Arriving in Guayaquil I did not know what to expect but to simply meet my friend Chris and to take the flight to the unique Galapagos islands the day after. Guayaquil is apparently the “New York” of Ecuador, the country’s engine of commerce (this is what I thought before going to Galapagos, lol).
Friends warned me of the bad neighbourhoods in town and of course the first thing I did was to cross one of the “invasiones” which is directly located on a hill next to “Las Penas”, the hip historic quarter of Guayaquil. Luckily, a tunnel was connecting the highway to my hostel and I was simply diving through the dark neighbourhood (it should not remain the last encounter though).
The simple but cool accommodation (Nazu City Hostel) my friend booked was just perfectly located in the centre of Las Penas with easy access to the most important attractions, mainly the river promenade “el malecon” and “cerro santa ana”.
More important for me was the fact they had a spacious garage where I could park my bike during the entire stay on Galapagos without paying any extra costs.
However, after my exhausting ride of yesterday I did not do anything but relaxing in my room for the first day. When Chris arrived the following day I was luckily totally recovered and could start exploring the town together with him.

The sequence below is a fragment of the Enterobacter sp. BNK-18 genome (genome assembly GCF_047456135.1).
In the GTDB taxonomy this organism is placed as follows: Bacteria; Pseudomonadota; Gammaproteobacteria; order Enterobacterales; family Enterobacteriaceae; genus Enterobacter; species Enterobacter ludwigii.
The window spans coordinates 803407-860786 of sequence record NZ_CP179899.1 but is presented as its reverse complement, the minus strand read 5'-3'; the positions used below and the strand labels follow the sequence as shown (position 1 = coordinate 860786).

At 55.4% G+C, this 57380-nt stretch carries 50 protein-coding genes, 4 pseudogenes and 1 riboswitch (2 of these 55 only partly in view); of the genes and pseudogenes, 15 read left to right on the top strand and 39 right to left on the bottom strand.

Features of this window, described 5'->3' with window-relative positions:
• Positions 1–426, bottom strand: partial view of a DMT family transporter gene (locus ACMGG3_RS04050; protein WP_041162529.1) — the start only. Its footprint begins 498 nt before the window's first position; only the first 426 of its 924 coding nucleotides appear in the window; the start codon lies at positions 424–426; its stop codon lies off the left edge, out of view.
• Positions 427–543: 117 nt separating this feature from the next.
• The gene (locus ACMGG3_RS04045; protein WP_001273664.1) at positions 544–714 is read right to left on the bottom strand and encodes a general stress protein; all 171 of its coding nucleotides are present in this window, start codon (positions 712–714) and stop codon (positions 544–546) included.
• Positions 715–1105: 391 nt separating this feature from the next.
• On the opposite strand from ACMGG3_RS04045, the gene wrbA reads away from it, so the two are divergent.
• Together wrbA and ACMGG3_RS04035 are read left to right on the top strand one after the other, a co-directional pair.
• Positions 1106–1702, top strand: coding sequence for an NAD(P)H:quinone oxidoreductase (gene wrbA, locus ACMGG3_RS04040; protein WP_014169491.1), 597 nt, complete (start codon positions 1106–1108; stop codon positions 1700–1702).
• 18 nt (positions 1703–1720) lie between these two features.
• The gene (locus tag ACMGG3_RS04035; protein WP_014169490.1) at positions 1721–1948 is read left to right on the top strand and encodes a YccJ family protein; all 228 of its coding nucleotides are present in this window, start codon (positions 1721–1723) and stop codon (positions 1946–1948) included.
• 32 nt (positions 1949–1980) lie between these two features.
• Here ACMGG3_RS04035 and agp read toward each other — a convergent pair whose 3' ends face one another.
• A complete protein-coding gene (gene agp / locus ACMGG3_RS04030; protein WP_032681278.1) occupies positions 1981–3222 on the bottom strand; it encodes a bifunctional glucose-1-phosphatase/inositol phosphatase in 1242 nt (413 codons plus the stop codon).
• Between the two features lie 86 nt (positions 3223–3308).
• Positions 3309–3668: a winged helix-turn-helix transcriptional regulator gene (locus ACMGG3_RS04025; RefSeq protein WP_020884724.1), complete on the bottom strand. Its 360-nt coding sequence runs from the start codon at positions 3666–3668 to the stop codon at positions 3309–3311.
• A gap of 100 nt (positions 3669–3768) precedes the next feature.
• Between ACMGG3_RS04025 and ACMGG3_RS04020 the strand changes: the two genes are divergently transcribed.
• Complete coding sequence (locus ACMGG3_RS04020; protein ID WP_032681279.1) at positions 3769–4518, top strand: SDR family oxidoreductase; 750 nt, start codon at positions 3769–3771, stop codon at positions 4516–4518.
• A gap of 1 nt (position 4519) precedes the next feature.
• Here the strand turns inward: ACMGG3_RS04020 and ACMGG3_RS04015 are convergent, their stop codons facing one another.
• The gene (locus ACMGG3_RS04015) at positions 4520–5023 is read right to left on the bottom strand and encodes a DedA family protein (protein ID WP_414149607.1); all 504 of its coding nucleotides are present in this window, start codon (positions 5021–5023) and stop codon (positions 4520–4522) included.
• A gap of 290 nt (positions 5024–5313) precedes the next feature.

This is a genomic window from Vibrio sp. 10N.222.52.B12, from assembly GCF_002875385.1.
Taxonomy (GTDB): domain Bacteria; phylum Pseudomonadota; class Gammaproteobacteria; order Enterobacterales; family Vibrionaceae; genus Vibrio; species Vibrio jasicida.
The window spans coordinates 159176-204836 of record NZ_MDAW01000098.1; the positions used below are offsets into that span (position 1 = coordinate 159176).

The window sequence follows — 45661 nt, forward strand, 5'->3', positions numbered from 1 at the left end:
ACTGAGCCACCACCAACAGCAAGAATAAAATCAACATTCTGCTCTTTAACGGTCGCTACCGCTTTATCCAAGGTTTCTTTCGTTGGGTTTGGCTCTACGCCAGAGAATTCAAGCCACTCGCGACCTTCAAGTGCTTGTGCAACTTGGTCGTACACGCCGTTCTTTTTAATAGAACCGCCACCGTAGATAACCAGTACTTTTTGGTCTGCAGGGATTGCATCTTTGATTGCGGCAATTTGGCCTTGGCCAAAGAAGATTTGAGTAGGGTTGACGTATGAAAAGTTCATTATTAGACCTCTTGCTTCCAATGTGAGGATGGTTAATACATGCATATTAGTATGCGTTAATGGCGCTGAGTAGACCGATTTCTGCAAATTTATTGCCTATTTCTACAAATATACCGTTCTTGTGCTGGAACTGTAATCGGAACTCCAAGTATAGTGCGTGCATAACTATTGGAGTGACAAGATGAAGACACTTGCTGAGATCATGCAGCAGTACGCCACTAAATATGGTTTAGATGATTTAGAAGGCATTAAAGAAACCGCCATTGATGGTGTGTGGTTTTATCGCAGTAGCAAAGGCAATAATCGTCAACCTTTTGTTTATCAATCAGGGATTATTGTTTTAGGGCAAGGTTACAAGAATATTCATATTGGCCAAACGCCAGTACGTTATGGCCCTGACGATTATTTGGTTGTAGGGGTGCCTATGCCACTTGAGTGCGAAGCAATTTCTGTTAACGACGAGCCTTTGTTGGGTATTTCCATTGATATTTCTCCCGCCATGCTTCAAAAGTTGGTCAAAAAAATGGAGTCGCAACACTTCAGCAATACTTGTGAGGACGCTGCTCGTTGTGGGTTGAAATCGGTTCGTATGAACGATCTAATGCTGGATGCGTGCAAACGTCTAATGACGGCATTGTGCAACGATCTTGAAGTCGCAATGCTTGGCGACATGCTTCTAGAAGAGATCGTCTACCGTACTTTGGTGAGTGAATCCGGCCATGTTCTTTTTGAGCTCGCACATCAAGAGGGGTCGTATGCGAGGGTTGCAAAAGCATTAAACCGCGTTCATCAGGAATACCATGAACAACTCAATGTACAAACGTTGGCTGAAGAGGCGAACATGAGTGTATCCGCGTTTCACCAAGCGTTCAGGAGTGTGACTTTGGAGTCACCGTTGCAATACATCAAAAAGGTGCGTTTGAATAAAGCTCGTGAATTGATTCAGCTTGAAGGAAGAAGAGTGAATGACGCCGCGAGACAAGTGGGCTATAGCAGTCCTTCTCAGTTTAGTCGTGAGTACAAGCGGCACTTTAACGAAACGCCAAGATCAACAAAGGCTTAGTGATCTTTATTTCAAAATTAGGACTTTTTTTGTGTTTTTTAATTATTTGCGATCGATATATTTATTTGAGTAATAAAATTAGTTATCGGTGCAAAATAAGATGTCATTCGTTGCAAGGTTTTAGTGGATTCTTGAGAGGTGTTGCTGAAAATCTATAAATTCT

El malecon was first on our agenda and we spent the first half of the day walking over the beautiful river promenade, having coffee and cake while watching the locals passing by. It is a sort of an artificial environment which is separated by a fence to the rest of the town with guards on patrol, giving nevertheless a secure feeling in an otherwise rather dodgy area.
A market hall in the South of the river promenade seemed first to be an interesting place to visit but soon we realised the area seemed in contrary to the malecon not very safe (we immediately put our cameras back in our rucksacks) and the goods on sale were cheap Chinese counterfeits – nothing special in conclusion.
The city centre of Las Penas was really beautiful with its numerous colonial style buildings which were interesting to see.
After checking tripadvisor for more sightseeing opportunities we decided to climb the “Cerro Santa Ana” where a light tower is looking upon the charming but dangerous city quarter (invasiones). When trying to walk up the hill we first took the wrong turn and were heading straight into the heart of the rough neighbourhood.
It looked rather attractive, similar to the beautiful colourful steps in Rio de Janeiro with pink, yellow and green houses at both sides. Not very soon after walking our first steps, friendly people were telling us immediately to go back because of possible theft or robbery. We gladly followed their advice and asked the next police man for the proper directions. Apparently, numbered steps (exactly 444) are leading up the hill with plenty of police officers after each corner were making it more than easy to reach the light tower. Arriving on top we enjoyed the beautiful view and were watching a couple of kids playing football in the middle of the invasiones.
After a nice dinner and a final drink in a cool rock bar, an interesting day came to an end and we were excited to take off to the famous Galapagos Islands the next day.